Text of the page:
Quantum Neural Network

A quantum neural network (QNN) is a machine learning model or algorithm that combines concepts from quantum computing and artifical neural networks.

Over the past decades, the term has been used to describe a variety of ideas, ranging from quantum computers emulating the exact computations of neural nets, to general trainable quantum circuits that bear only little resemblence with the multi-layer perceptron structure.

Quantum versions of feed-forward neural networks


Already in the 1990s, quantum physicists have tried to come up with “quantum versions” of recurrent and feed-forward neural networks. The models were attempts to translate the modular structure as well as the nonlinear activation functions of neural networks into the language of quantum algorithms. However, one could argue that chains of linear and nonlinear computations are rather “unnatural” for quantum computers [1].

More recent research has tackled this problem, suggesting special measurement schemes or modifications of the neural nets that make them more amenable to quantum computing, but the advantage of these models for machine learning is still not conclusively established.

Quantum versions of Boltzmann machines

Boltzmann machines, which are probabilistic graphical models that can be understood as stochastic recurrent neural networks, play an important role in the quantum machine learning literature. For example, it was suggested to use samples from a quantum computer to train classical Boltzmann machines, or to interpret spins as physical units of a “quantum” Boltzmann machine model.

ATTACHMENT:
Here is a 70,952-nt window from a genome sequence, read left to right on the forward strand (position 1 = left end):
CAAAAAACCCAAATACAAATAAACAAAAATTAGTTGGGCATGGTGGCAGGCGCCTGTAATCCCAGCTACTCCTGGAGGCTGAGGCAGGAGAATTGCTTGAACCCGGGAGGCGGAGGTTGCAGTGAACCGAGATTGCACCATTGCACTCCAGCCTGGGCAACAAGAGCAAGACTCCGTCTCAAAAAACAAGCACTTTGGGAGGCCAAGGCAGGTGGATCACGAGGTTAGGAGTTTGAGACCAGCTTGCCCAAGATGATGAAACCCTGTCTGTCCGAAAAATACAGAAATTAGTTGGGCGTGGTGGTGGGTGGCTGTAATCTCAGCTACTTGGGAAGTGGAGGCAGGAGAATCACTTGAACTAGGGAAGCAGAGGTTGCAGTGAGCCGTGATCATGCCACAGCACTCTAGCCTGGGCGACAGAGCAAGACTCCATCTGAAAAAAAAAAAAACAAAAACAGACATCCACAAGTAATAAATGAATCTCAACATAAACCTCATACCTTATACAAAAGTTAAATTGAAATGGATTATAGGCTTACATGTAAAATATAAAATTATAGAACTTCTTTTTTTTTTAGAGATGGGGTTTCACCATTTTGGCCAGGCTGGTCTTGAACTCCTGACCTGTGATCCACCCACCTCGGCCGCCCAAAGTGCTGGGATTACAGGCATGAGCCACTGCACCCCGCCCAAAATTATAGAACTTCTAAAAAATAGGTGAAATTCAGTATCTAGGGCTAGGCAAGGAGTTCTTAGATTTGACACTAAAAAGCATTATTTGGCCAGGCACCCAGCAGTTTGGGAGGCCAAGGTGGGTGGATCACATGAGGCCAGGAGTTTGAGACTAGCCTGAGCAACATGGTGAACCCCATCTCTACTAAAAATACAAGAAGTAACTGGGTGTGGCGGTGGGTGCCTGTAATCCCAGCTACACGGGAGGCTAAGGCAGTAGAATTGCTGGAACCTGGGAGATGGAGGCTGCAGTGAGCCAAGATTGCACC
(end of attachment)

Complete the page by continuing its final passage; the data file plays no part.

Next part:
Variational circuits


Increasingly, the term “quantum neural network” is used to refer to variational or parametrized quantum circuits. While mathematically rather different from the inner workings of neural networks, the analogy highlights the “modular” nature of quantum gates in a circuit, as well as the wide use of tricks from training neural networks used in the optimization of quantum algorithms.


[1]This is not necessarily true for photonic quantum computers, which allow for very natural implementations of neural nets (see for example Killoran et al. (2018) and Steinbrecher et al. (2018)).